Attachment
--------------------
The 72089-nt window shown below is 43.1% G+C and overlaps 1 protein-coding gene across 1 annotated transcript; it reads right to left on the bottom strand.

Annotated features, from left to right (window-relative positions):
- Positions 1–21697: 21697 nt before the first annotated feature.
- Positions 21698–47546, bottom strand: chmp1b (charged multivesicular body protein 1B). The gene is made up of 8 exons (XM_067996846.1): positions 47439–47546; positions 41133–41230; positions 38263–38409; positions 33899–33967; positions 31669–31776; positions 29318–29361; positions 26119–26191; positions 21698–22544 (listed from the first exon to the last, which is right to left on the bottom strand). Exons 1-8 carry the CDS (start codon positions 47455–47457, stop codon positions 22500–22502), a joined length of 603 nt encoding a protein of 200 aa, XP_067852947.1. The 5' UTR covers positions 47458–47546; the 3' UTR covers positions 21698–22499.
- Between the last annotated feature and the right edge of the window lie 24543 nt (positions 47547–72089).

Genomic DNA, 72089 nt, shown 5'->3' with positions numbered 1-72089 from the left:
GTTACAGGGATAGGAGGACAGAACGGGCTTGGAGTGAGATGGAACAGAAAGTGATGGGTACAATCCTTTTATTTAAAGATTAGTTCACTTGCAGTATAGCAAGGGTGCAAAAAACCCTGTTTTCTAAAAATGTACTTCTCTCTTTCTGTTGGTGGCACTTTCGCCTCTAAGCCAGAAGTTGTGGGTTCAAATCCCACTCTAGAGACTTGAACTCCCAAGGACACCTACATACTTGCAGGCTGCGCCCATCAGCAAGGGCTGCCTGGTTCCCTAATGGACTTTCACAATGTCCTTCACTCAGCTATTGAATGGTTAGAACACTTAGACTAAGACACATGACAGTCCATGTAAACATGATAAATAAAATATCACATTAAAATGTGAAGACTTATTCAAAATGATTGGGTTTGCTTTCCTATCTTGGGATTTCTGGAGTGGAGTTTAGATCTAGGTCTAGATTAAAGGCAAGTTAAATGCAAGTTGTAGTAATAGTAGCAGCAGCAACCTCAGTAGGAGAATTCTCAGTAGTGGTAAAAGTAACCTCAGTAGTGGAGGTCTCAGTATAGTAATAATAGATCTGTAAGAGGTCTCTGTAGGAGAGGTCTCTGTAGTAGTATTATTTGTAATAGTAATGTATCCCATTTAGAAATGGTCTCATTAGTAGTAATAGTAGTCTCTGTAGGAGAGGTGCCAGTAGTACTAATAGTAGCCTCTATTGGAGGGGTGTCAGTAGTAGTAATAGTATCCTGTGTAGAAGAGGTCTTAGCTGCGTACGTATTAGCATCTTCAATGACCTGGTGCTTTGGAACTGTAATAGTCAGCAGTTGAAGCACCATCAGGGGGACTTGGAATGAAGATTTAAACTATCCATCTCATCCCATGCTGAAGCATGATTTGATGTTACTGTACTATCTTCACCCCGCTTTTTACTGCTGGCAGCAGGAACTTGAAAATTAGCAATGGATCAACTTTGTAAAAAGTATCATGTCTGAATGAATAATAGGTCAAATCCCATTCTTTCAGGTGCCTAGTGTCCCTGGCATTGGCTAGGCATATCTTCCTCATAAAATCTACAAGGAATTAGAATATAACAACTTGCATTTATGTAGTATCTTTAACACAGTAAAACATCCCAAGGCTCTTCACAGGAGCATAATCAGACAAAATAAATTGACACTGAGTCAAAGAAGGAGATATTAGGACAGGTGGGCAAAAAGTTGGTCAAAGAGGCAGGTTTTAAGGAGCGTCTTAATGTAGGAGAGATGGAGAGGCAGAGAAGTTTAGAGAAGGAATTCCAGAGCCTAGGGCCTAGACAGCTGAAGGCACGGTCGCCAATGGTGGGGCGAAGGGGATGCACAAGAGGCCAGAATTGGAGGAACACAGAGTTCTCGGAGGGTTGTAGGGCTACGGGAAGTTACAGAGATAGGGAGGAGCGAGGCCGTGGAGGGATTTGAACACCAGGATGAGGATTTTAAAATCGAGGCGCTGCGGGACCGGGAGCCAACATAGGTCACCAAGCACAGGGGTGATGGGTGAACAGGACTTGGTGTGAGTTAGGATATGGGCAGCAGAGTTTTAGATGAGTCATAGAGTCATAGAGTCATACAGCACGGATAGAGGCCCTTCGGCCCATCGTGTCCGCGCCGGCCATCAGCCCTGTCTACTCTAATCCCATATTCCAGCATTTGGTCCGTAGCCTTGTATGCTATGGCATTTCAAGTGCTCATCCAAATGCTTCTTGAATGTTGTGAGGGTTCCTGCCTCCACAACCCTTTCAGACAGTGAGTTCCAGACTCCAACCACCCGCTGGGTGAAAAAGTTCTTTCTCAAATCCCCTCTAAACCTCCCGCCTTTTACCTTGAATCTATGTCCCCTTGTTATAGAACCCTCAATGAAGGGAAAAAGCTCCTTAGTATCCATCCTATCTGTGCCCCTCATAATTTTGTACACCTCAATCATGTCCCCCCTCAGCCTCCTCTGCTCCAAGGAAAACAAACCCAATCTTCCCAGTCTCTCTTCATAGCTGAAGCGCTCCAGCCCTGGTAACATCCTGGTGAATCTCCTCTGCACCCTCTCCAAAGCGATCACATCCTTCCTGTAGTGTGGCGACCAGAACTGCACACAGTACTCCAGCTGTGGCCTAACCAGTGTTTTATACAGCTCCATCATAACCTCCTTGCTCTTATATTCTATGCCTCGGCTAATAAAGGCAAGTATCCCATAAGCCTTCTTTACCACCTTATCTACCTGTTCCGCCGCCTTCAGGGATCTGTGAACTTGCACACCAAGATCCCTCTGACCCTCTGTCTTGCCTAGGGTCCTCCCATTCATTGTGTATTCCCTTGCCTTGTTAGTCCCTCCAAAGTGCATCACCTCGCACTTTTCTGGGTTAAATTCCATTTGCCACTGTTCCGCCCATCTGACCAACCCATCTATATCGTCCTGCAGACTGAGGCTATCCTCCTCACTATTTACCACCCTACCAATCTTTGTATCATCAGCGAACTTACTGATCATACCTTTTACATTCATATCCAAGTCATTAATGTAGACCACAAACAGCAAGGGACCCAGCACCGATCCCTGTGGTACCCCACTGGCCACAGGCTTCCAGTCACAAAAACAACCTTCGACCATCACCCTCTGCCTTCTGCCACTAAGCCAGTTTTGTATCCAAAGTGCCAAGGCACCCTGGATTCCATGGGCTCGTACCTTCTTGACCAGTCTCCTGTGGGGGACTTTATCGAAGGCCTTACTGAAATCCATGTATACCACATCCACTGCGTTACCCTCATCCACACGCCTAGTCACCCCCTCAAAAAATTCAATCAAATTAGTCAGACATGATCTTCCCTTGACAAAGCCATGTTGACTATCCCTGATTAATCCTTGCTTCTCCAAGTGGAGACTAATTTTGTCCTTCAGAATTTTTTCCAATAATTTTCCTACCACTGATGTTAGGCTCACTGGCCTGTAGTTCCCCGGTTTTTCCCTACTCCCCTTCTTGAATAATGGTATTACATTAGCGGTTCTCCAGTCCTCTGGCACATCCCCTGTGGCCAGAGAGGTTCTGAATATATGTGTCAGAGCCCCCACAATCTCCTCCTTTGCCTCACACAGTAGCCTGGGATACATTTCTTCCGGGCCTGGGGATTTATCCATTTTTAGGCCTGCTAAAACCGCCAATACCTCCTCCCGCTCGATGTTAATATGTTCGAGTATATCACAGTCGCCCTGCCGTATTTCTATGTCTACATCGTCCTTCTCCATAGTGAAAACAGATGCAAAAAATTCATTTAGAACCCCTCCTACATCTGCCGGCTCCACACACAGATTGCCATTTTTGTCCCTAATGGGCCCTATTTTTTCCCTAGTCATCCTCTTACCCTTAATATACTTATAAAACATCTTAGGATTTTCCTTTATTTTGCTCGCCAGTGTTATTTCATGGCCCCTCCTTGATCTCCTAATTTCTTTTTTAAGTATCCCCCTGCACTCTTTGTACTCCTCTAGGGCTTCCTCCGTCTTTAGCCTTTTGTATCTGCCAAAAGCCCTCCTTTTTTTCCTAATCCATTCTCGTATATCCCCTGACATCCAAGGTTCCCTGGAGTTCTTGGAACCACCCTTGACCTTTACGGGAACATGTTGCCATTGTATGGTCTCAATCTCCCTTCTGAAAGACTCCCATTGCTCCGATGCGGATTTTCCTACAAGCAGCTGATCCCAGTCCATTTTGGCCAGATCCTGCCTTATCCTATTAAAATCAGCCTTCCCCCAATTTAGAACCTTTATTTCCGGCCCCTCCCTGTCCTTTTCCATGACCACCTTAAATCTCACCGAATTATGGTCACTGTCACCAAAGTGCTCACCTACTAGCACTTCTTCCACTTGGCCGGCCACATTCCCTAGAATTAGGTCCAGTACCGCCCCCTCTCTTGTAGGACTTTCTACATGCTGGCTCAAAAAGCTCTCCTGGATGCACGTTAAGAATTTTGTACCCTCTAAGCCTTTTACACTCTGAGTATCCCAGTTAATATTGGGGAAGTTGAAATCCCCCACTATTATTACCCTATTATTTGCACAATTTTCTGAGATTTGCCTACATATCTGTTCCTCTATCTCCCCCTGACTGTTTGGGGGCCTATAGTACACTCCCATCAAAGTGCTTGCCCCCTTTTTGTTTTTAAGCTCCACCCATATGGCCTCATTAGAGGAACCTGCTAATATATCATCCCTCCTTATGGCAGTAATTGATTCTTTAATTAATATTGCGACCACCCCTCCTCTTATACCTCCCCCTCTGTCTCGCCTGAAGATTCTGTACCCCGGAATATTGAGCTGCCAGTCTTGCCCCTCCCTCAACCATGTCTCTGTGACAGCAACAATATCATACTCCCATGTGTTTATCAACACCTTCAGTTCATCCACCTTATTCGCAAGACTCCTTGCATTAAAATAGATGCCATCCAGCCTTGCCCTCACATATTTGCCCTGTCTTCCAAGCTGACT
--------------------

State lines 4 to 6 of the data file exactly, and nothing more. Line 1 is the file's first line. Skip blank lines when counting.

- Positions 21698–47546, bottom strand: chmp1b (charged multivesicular body protein 1B). The gene is made up of 8 exons (XM_067996846.1): positions 47439–47546; positions 41133–41230; positions 38263–38409; positions 33899–33967; positions 31669–31776; positions 29318–29361; positions 26119–26191; positions 21698–22544 (listed from the first exon to the last, which is right to left on the bottom strand). Exons 1-8 carry the CDS (start codon positions 47455–47457, stop codon positions 22500–22502), a joined length of 603 nt encoding a protein of 200 aa, XP_067852947.1. The 5' UTR covers positions 47458–47546; the 3' UTR covers positions 21698–22499.
- Between the last annotated feature and the right edge of the window lie 24543 nt (positions 47547–72089).

Genomic DNA, 72089 nt, shown 5'->3' with positions numbered 1-72089 from the left: